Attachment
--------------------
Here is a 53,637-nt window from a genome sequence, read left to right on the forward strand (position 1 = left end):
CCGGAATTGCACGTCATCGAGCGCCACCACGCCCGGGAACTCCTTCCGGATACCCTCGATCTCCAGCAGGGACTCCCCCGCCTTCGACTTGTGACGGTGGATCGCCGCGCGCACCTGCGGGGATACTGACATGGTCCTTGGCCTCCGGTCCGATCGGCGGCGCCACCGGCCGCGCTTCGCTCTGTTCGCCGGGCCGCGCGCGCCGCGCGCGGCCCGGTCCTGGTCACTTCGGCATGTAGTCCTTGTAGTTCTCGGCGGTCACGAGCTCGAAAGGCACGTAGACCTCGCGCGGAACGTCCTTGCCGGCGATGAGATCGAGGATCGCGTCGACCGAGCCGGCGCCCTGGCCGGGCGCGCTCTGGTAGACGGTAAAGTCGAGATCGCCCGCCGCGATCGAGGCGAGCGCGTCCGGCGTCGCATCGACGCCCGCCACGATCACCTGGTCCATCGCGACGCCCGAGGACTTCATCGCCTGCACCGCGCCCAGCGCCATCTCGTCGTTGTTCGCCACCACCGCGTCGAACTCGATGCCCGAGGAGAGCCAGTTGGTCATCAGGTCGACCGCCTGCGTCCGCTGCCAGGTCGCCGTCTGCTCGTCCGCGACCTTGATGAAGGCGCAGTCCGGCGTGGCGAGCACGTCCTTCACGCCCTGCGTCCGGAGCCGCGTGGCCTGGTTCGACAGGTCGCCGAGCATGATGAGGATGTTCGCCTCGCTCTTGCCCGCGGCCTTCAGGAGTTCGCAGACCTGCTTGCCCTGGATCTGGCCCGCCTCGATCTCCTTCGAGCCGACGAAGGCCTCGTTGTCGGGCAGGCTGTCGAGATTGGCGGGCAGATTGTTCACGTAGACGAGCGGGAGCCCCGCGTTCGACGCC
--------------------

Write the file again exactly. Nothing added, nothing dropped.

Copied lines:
Here is a 53,637-nt window from a genome sequence, read left to right on the forward strand (position 1 = left end):
CCGGAATTGCACGTCATCGAGCGCCACCACGCCCGGGAACTCCTTCCGGATACCCTCGATCTCCAGCAGGGACTCCCCCGCCTTCGACTTGTGACGGTGGATCGCCGCGCGCACCTGCGGGGATACTGACATGGTCCTTGGCCTCCGGTCCGATCGGCGGCGCCACCGGCCGCGCTTCGCTCTGTTCGCCGGGCCGCGCGCGCCGCGCGCGGCCCGGTCCTGGTCACTTCGGCATGTAGTCCTTGTAGTTCTCGGCGGTCACGAGCTCGAAAGGCACGTAGACCTCGCGCGGAACGTCCTTGCCGGCGATGAGATCGAGGATCGCGTCGACCGAGCCGGCGCCCTGGCCGGGCGCGCTCTGGTAGACGGTAAAGTCGAGATCGCCCGCCGCGATCGAGGCGAGCGCGTCCGGCGTCGCATCGACGCCCGCCACGATCACCTGGTCCATCGCGACGCCCGAGGACTTCATCGCCTGCACCGCGCCCAGCGCCATCTCGTCGTTGTTCGCCACCACCGCGTCGAACTCGATGCCCGAGGAGAGCCAGTTGGTCATCAGGTCGACCGCCTGCGTCCGCTGCCAGGTCGCCGTCTGCTCGTCCGCGACCTTGATGAAGGCGCAGTCCGGCGTGGCGAGCACGTCCTTCACGCCCTGCGTCCGGAGCCGCGTGGCCTGGTTCGACAGGTCGCCGAGCATGATGAGGATGTTCGCCTCGCTCTTGCCCGCGGCCTTCAGGAGTTCGCAGACCTGCTTGCCCTGGATCTGGCCCGCCTCGATCTCCTTCGAGCCGACGAAGGCCTCGTTGTCGGGCAGGCTGTCGAGATTGGCGGGCAGATTGTTCACGTAGACGAGCGGGAGCCCCGCGTTCGACGCC